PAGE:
But for those whose cultural and/or genetic roots are lodged in the British Isles, there was an additional fillip. The coronation is the apogee of the network of interlocked rituals and practices that remain from Old England. Whether we speak of well dressings or Morris dances, Jack-in-the Green or Mummers’ Plays, the Trial of the Pyx or Foxhunting, or anything concerning Robin Hood or King Arthur (despite the latter being ethnically closer to the Welsh, Cornish, and Bretons), we enter into what Sociologists to-day are pleased to call ‘Deep’ – and others ‘Merrie’ – England.
All these things tend to bring the beholder into a sort of communion with a better, greener land, upon whose hills the Holy Lamb of God may have been seen, and to which country many have vowed themselves.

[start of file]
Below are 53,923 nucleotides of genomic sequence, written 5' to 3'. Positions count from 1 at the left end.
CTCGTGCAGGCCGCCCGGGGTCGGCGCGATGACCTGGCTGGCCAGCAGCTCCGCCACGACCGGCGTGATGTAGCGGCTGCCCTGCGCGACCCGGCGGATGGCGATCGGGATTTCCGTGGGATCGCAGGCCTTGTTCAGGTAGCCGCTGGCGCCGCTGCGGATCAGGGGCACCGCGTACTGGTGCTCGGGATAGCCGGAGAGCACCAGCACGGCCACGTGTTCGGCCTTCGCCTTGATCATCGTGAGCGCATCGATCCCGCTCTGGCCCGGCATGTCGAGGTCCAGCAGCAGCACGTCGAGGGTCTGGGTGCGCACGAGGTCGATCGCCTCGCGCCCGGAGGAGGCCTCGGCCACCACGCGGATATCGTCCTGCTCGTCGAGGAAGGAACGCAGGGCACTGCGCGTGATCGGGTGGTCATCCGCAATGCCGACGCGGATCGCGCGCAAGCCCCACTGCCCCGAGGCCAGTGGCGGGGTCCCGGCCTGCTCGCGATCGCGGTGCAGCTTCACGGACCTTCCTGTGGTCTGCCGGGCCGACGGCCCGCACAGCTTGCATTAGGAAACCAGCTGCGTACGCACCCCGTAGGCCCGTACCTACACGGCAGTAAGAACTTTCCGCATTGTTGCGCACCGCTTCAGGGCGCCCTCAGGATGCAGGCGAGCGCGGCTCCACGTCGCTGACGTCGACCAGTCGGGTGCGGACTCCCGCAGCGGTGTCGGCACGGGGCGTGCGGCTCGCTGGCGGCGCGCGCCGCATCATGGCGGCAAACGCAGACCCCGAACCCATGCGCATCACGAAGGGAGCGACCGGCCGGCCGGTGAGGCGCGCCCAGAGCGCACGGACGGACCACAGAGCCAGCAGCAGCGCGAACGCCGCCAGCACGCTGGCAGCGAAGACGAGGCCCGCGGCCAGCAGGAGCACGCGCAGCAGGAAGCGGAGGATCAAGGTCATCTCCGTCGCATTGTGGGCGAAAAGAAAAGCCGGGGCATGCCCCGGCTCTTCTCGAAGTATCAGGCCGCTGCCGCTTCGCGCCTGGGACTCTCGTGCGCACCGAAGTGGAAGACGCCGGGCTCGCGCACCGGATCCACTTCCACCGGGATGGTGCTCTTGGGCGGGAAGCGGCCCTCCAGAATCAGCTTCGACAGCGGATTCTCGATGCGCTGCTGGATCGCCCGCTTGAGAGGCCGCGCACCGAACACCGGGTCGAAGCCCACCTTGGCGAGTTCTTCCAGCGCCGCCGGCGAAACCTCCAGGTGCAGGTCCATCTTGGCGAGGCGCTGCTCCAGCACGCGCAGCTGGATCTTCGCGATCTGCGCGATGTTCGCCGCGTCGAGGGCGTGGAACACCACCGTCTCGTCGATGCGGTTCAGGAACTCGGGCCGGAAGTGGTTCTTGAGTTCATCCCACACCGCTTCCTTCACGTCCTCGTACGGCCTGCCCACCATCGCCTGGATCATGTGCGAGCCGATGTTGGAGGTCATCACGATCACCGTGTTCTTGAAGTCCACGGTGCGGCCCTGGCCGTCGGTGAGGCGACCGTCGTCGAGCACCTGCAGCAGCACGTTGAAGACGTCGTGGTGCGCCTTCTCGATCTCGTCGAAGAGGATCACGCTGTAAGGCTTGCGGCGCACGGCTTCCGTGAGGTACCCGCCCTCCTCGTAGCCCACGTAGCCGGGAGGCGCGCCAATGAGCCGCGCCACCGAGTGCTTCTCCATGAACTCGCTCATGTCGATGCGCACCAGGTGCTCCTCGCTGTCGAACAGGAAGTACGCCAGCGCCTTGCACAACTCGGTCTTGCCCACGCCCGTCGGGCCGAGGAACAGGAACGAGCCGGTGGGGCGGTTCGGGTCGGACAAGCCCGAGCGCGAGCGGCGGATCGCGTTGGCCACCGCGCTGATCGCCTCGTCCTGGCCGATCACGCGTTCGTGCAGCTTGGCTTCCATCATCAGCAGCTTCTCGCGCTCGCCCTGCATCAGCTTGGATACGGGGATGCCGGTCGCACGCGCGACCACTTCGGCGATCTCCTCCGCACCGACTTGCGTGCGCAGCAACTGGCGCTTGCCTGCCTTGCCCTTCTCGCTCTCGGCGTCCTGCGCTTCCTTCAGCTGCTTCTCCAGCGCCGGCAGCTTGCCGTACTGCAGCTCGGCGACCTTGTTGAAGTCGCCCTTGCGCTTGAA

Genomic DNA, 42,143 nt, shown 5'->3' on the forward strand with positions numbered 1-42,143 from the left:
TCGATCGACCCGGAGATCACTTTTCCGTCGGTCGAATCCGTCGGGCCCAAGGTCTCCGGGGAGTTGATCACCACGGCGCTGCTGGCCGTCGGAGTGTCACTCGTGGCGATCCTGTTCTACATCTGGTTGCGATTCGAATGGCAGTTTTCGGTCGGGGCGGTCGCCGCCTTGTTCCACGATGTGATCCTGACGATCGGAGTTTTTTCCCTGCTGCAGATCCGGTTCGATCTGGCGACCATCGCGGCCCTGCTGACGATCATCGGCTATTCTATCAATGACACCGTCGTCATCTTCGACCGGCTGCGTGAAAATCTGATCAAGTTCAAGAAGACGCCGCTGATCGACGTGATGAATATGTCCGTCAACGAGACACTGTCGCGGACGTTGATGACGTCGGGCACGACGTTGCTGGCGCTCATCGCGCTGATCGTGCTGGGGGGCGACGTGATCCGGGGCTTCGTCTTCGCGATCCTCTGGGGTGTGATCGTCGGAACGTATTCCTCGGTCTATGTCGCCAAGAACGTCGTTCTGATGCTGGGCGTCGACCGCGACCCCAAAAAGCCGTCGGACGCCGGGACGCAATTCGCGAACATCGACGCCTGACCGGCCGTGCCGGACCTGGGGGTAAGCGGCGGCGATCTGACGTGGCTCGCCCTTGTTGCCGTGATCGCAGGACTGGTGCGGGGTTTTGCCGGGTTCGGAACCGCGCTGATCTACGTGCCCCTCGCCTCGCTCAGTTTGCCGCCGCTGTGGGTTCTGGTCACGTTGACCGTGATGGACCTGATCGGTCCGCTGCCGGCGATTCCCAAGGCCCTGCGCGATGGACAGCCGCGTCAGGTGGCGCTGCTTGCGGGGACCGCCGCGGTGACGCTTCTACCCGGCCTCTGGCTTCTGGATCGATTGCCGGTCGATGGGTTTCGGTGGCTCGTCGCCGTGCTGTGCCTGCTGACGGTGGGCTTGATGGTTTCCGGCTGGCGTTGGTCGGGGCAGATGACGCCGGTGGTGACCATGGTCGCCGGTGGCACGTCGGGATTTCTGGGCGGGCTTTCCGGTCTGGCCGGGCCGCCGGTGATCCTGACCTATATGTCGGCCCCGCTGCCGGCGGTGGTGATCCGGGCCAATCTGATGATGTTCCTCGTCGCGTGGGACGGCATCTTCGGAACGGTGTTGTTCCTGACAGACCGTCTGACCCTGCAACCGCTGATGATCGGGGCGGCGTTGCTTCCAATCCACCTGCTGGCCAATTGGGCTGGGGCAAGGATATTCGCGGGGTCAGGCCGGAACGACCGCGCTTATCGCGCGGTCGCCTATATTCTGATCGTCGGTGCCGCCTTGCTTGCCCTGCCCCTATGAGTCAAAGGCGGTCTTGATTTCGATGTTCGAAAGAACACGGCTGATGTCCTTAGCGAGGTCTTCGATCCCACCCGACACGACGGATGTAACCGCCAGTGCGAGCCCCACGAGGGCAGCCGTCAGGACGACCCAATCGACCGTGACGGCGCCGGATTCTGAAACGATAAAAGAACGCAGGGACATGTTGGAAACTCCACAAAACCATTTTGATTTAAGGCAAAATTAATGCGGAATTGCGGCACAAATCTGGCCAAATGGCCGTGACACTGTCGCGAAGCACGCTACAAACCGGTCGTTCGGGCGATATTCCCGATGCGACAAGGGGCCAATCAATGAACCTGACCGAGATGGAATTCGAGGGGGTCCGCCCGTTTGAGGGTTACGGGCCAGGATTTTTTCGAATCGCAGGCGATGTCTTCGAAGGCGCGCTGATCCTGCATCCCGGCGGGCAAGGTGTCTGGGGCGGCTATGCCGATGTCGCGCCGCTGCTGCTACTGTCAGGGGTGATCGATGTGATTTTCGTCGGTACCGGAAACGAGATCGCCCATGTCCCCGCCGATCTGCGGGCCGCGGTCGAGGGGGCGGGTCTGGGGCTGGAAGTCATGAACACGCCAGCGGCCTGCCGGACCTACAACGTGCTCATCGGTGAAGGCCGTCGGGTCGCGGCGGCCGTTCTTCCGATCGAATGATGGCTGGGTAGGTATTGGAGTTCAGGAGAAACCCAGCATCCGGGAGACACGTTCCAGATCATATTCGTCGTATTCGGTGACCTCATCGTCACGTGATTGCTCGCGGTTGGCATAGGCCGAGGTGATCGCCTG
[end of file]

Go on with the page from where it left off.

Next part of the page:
But are these things echoes of a real past, mere evocations of a psychological mood, or bits and pieces of something truer and deeper – eternal, if not entirely incarnate either in the here and now or the way back when? Many an authority has weighed in on this very issue. Certainly, there is much truth in what Orson Welles opined, when speaking about Falstaff: ‘I think there has always been an England, an older England, which was sweeter, purer, where the hay smelled better and the weather was always springtime and the daffodils blew in the gentle, warm breezes. You feel a nostalgia for it in Chaucer, and you feel it all through Shakespeare. And I think that he was profoundly against the modern age, as I am. I am against my modern age; he was against his.’